Alex Ross seems to be a strangely polarizing figure in the comic book community. Some adore his photo-referenced watercolor artwork, while others feel that he paints pretty pictures but lacks the qualities of a good storyteller. Some feel that he makes the mythic characters seem real, while others think his brand of realism is garish and ridiculous. And his opinions on comic book history can be divisive as well, as he vocally supports maintaining the status quo at the expense of real change. He thinks the characters should always be the same as they were when he was a child.
All of these attitudes and opinions swirl around Ross's work, and in "JSA Kingdom Come Special: Superman" #1, we get to see Ross in full effect. For the first time in his career, Ross has written, penciled, and inked an entire comic book story.
So let's evaluate each part of his work, starting with the story. This one-shot "Special" revolves around the Kingdom Come Superman, a character who has become a prominent -- if relatively passive -- member of Geoff Johns's Justice Society. This dimensionally displaced Superman has seen his world destroyed, and he is haunted by his memories and fearful of the course of the universe he now inhabits. As the DC Universe moves, step-by-step, closer to the vision of superhero Armageddon seen in in "Kingdom Come," this wizened Superman can do little but wonder if he will live through the same events again.
Ross explores these fears, doubts, and concerns as the Kingdom Come Superman tracks down this universe's Norman McKay (the central human character in "Kingdom Come") and asks for guidance. We also learn more about the tragedy of this Superman's life, and what happened to his Lois Lane all those years ago.
It's quite a powerful story, marred only by its incompleteness. It's part of a larger "Kingdom Come"-inspired event that's running through a series of one-shots this season. So none of Superman's questions are really answered, but, then again, it's more about the questions than the answers anyway. And Ross handles Superman exceedingly well, providing a look at a powerful man whose burden is greater than anyone can ever know.
So the story is good, but how is the art?
This ranks as some of Alex Ross's best-looking work ever. I've always thought, after seeing his highly detailed pencils in various "behind the scenes" features, that his work would look quite good if it was inked instead of painted. And that's absolutely the case here. His photo-realistic style benefits from the weight of the linework, and though he uses gouache for greytones instead of traditional inking techniques, his figures have a solidity that's missing in even his best watercolor work. One of the thing that separates Ross from other photorealist comic book artists is that Ross has a great eye for the dynamic composition, and he is able to bring a nearly unprecedented verisimilitude into this story without making the character look stuff or unnatural. This comic looks absolutely great, even though the Alex Sinclair colors could be a bit more subdued. Ross doesn't need much enhancement to make his images look spectacular, and Sinclair could have held back on some of the lighting effects.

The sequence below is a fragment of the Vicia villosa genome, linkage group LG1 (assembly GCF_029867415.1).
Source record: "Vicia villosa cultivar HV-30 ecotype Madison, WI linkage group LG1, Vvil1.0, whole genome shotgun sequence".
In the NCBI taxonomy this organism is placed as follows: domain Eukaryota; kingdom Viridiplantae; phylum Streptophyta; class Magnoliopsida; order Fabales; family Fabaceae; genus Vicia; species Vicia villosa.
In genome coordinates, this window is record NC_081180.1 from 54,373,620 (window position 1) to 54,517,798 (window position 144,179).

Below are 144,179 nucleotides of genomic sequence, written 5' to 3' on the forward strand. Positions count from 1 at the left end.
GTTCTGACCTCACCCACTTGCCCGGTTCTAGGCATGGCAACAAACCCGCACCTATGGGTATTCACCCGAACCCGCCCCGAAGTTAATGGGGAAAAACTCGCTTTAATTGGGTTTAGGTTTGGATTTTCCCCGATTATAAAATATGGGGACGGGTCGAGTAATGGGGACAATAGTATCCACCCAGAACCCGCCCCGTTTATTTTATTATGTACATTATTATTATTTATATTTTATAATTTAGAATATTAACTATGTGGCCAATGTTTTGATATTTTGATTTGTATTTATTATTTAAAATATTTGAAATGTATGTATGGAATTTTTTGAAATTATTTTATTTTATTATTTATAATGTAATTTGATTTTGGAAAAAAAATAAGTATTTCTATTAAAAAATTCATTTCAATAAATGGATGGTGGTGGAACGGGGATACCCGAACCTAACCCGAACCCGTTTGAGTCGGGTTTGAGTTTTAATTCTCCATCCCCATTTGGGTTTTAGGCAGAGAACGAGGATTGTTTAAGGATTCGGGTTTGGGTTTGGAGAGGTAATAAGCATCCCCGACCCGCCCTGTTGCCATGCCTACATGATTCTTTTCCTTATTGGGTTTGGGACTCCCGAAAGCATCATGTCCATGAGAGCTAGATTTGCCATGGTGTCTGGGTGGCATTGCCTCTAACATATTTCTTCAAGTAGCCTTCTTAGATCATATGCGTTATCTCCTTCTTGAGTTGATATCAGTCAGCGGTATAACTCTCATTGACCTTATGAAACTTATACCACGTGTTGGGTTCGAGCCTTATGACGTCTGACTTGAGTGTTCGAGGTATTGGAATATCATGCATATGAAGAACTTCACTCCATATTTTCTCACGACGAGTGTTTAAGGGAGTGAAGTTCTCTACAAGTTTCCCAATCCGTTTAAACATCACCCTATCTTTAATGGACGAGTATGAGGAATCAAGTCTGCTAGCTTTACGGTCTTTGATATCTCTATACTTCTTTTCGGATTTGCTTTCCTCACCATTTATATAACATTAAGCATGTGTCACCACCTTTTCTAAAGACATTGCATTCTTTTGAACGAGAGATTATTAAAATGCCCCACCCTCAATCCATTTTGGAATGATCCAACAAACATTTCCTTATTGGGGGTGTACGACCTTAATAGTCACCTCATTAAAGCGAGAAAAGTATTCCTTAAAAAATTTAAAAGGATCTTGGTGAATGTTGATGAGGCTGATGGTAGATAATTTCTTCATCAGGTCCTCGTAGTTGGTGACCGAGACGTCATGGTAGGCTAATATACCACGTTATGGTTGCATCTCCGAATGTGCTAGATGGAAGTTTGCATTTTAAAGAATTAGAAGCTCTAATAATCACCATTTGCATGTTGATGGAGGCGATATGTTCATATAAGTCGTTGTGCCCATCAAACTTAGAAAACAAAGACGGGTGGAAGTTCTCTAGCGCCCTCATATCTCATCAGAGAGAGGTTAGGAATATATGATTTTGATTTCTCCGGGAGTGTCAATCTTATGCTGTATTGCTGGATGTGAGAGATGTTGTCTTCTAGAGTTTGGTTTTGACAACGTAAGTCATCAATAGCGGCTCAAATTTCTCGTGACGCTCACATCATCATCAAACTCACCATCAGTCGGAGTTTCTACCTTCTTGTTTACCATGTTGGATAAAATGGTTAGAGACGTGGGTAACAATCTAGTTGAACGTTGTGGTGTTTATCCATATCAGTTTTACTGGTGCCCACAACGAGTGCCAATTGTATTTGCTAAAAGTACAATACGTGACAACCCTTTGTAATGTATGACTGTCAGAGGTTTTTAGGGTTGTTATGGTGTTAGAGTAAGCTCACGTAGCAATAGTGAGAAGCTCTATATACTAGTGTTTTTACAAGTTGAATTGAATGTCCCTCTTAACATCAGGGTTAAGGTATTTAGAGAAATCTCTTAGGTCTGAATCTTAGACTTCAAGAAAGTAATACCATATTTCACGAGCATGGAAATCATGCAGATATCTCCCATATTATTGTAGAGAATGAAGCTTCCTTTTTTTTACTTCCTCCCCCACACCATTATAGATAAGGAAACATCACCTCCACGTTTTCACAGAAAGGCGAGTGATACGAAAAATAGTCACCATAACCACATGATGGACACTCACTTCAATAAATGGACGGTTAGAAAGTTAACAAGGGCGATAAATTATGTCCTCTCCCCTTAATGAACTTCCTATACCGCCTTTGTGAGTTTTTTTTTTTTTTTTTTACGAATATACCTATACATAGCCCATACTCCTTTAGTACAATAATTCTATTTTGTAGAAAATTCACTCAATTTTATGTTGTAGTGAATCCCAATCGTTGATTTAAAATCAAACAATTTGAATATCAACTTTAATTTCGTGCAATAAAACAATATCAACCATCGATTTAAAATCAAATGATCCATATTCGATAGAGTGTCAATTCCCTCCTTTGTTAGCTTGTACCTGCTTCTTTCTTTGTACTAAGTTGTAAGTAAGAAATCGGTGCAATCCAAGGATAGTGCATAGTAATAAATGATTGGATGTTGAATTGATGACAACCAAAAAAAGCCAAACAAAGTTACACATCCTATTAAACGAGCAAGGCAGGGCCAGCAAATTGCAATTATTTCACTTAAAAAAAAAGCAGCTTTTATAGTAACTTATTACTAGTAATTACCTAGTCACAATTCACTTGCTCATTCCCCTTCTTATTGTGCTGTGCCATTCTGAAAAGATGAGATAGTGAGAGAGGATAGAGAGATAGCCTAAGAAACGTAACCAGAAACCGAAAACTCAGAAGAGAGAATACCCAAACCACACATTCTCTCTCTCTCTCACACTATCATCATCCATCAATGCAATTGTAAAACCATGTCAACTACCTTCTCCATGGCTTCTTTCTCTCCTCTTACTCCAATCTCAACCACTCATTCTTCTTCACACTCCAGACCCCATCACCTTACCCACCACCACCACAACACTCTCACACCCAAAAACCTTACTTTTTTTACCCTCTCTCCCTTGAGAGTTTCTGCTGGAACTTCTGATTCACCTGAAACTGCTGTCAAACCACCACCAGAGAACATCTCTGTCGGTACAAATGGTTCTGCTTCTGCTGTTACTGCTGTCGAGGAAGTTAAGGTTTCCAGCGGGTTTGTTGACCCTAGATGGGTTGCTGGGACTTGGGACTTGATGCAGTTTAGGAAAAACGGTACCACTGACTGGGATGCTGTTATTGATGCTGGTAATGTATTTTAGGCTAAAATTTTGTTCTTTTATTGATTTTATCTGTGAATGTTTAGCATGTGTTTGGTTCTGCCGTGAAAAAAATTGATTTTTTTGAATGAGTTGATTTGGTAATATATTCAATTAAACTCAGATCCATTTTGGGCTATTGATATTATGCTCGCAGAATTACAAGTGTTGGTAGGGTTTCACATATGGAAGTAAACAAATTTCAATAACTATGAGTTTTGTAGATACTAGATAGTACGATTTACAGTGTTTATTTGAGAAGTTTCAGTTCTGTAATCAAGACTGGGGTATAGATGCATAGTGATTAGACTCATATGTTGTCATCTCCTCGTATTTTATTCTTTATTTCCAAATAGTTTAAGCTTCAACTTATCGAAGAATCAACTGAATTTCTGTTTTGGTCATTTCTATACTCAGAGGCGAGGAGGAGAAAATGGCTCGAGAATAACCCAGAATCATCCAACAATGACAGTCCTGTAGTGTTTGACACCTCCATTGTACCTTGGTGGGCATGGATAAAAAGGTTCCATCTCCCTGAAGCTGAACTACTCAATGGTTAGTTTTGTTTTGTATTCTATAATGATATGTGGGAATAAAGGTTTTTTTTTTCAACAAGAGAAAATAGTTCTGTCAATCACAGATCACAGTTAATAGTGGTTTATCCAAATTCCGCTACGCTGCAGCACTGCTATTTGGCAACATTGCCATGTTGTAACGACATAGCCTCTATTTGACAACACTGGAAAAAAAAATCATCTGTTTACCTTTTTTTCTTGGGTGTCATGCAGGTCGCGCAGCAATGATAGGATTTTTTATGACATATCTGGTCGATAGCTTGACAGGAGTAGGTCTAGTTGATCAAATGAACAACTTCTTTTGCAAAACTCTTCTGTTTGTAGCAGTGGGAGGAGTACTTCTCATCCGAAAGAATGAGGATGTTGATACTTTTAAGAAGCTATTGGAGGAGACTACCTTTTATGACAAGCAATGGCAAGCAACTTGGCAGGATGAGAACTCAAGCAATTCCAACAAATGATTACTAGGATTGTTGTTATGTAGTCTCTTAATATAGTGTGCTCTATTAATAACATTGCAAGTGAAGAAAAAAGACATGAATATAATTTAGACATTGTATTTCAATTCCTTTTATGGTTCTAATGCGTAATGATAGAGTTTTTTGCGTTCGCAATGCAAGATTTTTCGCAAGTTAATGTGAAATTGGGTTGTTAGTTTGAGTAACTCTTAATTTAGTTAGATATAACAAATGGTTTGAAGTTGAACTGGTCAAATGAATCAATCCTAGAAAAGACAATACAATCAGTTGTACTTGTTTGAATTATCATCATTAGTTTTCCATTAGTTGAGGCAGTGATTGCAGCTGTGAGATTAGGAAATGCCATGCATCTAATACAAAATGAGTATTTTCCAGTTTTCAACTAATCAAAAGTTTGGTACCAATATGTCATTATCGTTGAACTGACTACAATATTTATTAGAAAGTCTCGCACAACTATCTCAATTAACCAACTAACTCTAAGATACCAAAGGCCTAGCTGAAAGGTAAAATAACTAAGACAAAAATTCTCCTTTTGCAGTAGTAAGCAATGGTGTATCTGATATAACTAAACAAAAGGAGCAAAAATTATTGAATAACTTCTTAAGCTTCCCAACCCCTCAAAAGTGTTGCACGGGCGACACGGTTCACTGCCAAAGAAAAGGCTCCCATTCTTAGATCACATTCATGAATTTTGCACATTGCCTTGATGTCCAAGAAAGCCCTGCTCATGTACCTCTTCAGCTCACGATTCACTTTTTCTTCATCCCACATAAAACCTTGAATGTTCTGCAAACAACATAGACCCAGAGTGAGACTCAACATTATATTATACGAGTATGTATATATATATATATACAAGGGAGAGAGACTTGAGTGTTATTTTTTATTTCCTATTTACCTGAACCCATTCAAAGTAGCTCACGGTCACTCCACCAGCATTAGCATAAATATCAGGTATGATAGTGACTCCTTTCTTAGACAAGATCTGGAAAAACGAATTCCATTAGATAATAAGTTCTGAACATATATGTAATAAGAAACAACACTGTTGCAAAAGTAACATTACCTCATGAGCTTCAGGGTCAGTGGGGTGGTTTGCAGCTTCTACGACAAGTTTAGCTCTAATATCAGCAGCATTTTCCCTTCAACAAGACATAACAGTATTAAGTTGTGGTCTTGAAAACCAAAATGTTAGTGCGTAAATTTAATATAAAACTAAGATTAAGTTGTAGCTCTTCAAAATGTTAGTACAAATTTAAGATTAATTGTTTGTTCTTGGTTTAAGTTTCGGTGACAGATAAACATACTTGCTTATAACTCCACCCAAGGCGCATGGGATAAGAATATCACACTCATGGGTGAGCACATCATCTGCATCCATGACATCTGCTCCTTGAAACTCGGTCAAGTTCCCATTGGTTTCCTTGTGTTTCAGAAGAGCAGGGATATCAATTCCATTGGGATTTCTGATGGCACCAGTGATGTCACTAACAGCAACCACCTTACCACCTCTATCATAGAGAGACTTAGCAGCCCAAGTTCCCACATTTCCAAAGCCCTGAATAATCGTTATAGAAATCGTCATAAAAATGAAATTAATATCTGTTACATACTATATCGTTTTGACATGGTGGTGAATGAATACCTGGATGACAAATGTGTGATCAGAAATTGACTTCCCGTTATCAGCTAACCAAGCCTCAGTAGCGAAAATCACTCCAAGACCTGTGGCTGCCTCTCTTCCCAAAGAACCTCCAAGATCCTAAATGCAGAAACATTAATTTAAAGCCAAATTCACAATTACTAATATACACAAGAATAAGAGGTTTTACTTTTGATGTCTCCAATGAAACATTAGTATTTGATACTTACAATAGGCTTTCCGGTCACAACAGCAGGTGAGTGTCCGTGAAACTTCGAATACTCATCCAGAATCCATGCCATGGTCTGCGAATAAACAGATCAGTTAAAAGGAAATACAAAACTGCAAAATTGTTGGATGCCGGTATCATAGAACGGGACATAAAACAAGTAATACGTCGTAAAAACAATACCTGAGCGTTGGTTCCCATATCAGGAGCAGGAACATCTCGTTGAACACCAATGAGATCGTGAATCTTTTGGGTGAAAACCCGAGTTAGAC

This issue also features bonus material showing Ross's highly detailed thumbnails and inking process. Looking at how tight his non-photo-referenced thumbnails are, you can see that even without the elaborate photo shoots, Ross would be one of the best pencillers in the business. That he chooses to take that extra step to make his characters seem three dimensional shows how much he cares about them.
And that care shines through, from the very heart of this story.
So ignore all of your preconceptions about Alex Ross and enjoy this story for what it is: a deeply passionate and vividly illustrated exploration of a supremely powerful man who lacks the power to help those he cares most about. It's a mythic tragedy of a superhuman sort, but one with a deeply human resonance.